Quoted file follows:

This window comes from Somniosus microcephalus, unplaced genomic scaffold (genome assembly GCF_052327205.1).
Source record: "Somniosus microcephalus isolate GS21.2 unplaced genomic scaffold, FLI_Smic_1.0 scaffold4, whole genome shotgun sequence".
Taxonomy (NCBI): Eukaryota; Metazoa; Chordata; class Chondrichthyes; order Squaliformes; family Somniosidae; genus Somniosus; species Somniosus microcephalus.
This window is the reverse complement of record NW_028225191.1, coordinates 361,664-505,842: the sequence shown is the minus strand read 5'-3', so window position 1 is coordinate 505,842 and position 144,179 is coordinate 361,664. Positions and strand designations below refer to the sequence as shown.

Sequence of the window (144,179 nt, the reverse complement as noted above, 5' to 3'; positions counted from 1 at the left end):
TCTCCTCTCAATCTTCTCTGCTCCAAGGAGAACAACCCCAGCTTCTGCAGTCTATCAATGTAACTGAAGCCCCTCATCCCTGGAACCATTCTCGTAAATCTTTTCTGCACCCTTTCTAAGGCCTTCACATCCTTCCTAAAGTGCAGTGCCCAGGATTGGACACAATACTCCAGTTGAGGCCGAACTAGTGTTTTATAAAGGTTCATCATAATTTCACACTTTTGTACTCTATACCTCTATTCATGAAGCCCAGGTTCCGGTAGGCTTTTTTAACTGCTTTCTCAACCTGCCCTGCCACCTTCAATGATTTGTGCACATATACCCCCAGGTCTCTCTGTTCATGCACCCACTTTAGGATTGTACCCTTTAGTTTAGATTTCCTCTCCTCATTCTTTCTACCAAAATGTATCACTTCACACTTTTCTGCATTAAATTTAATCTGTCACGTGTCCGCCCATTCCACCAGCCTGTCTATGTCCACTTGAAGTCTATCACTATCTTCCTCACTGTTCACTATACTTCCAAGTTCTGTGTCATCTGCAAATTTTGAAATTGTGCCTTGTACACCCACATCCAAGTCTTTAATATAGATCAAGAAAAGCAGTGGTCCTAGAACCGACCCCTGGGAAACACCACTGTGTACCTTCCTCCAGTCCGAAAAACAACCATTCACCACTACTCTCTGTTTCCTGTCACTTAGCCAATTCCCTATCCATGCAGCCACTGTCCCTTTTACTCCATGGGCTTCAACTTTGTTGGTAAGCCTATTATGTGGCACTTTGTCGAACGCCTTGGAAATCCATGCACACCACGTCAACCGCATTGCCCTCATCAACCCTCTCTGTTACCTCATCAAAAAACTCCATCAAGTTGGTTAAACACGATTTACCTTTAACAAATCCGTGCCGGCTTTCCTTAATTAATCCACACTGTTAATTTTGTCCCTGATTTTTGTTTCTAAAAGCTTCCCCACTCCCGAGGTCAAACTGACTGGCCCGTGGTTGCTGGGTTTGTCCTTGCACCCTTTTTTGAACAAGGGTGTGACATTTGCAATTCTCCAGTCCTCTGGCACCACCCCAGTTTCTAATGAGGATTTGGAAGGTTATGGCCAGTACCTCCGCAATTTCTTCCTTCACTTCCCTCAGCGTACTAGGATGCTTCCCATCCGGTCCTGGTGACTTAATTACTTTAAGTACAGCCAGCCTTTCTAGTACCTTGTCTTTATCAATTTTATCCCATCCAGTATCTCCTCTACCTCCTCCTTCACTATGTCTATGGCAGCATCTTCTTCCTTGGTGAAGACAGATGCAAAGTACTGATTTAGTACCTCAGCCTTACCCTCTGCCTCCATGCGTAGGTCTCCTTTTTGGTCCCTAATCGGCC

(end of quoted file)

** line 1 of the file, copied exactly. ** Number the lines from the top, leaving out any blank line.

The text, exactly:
This window comes from Somniosus microcephalus, unplaced genomic scaffold (genome assembly GCF_052327205.1).